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Life After Miami Vice

After years of chasing crooks on TV, Don Johnson finds time for the good life.
From the Print Edition:
Don Johnson, Mar/Apr 02

(continued from page 3)

Johnson's real home remains his ranch outside of Aspen in a place called Woody Creek. This is the same Woody Creek made famous by gonzo journalist Hunter Thompson, with whom Johnson is close friends. (He jokes that he remains out of Thompson's mortar range.) "I've been there for 20 years or so and it's home," Johnson says fondly of his 20-acre ranch. "It's a working ranch. I have cattle and I have a bunch of horses and stuff. But it's really a working ranch for 12-year-olds. I built it for myself. In other words, it has everything on there that you would need to keep a 12-year-old interested and happy. Dirt bikes and snowmobiles and trampolines and Harley Davidsons. But the toys aren't really the thing. The thing that I really love most about there is the lifestyle. It's actually living. It's America. And I'm a good-old red-blooded American boy. And that'll never go away."

Donnie Wayne Johnson came into this world on December 15, 1949, in Flat Creek, Missouri. His mother was a beautician and his father an aircraft mechanic. He grew up with one sister and two younger brothers. His parents divorced when he was almost a teenager; so he spent most of his teen years between Flat Creek, where his father lived, and Wichita, Kansas, where his mother lived. He's still very close with his father, sister and brothers. "Oh yeah, we're very close," he says happily. "We're father and son, and business partners. We've got some things down in Missouri. I own the house where I was born. My sister is a songwriter and she lives in California. My two younger brothers have nothing to do with show business. They're just good old boys. One of them is a tool and die maker and the other a heavy equipment operator. That's the heartland of America there."

Johnson had a few run-ins with the law (joyriding in cars among other things) during his adolescence, before he graduated from Wichita South High School in 1967. He received a scholarship in drama to the University of Kansas in Lawrence, but dropped out after a couple of semesters to move to the West Coast to pursue an acting career. In 1975, Johnson starred in the sci-fi film A Boy and His Dog, a post- apocalyptic tale set in 2024 about a young man and his canine companion who rely on each another to survive. Johnson's character provides the dog with food and the dog finds his master female companionship in return. They communicate telepathically, the dog offering comic relief by way of his sardonic quips.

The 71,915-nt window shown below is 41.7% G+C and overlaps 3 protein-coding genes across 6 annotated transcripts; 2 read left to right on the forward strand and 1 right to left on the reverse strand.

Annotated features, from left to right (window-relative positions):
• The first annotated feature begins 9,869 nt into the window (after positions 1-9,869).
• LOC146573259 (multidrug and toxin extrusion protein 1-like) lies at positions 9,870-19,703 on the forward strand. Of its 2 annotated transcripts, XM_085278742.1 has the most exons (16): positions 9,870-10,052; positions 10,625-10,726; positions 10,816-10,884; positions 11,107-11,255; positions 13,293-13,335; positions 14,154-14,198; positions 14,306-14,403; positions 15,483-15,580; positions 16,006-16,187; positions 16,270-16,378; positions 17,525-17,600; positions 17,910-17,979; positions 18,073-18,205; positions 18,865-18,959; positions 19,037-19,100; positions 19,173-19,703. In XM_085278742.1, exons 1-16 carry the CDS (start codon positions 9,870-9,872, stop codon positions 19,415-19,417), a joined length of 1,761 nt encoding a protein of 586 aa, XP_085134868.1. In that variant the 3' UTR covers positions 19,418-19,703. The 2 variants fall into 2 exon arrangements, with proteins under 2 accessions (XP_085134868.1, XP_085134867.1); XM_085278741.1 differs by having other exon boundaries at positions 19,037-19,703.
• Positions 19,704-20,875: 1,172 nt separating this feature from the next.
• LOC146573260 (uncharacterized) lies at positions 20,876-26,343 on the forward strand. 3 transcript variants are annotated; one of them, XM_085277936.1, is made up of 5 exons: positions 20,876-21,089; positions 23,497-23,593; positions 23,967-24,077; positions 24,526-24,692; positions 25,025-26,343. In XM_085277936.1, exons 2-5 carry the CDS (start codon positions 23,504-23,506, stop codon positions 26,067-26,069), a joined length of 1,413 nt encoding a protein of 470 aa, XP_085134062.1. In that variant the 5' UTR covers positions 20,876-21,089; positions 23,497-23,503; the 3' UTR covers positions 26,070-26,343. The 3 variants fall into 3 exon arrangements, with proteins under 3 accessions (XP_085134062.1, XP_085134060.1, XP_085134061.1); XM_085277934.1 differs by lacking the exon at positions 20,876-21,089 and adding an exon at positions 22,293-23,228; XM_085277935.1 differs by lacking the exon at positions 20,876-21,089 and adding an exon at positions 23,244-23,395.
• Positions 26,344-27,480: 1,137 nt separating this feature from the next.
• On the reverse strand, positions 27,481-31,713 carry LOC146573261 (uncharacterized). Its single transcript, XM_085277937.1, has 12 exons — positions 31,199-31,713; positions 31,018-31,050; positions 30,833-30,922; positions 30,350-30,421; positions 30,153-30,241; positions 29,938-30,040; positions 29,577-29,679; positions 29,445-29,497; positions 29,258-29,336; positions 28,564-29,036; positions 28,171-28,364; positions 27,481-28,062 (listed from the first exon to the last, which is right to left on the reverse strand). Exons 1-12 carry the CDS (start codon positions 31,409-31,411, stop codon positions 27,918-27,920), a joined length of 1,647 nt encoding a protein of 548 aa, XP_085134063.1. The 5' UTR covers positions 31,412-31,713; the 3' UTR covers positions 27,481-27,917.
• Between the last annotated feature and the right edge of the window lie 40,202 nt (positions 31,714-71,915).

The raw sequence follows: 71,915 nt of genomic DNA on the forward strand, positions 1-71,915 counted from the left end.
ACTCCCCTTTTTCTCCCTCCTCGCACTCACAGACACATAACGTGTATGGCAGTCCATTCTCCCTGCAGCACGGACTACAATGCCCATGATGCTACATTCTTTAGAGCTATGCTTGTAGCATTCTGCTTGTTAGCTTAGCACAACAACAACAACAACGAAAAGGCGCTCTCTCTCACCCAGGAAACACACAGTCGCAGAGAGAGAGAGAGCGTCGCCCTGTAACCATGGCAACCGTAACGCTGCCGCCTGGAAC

A Boy and His Dog was popular in the late 1970s and early 1980s in campus film festivals. His 1973 film, The Harrad Experiment, about a college that tests coed housing, was another film—society favorite. It was also where he met Melanie Griffith, whose mother, Tippi Hedren, acted in the film. Johnson and Griffith were married for a few months in 1975 . Griffith was only 18 and he was 26. They remarried in 1989 and divorced again in 1995.

Despite early success, Johnson considered himself a country boy with little knowledge of the film or television business until his audition for "Miami Vice." He still considers himself something of a good old boy. "Growing up in Missouri, you learn real values about people," says Johnson. "You learn about what it takes to work hard and to respect one another. There's a real sense of community."

His family, particularly his children, still make up the group closest to him. Not only is he crazy about his youngest, Grace, Johnson is very close to his son, Jesse, 19, his child with actress Patti D'Arbanville, and Dakota, 12, his daughter with Melanie Griffith. "I just love kids," he says. "They are so much fun to be with."

Back at the party in Siena, Johnson and Kelley have been looking at their wristwatches for close to 20 minutes. The night is young by Italian standards: just after 11:30 p.m. But the Johnsons are ready to call it a night. "We have to go home and look after little Gracie," says Johnson, as he, Kelley and a couple of friends climb into a taxi.

After checking on their young daughter when they get home, Johnson is ready to share a bottle of 1997 Sassicaia, smoke a Cohiba Esplendido and strum a few chords on his classical guitar. "You know the thing that being in Italy has taught me?" he says, puffing away on his cigar. "You gotta live right now. Not until you make that extra hundred million or that big hit movie or win the Oscar or do this or to do that, although I hope to do all those things. But I'm going to do them at an Italian pace."

Six months after his Tuscan summer, Johnson feels even more convinced that it's important to "live for the moment" and "live well together." Like most of us, he's horrified with the events of September 11, but he hopes that something positive comes of them. "Everything after September 11 has to have an asterisk, before and after," he said in a phone conversation from his ranch in Colorado. He's not drinking at the moment nor smoking cigarettes, but a great cigar remains one of his continued pleasures. "All of that changed our lives … the world has changed forever. But this crisis has been an invitation to our spirit. We are all neighbors. And we must find good in all people."


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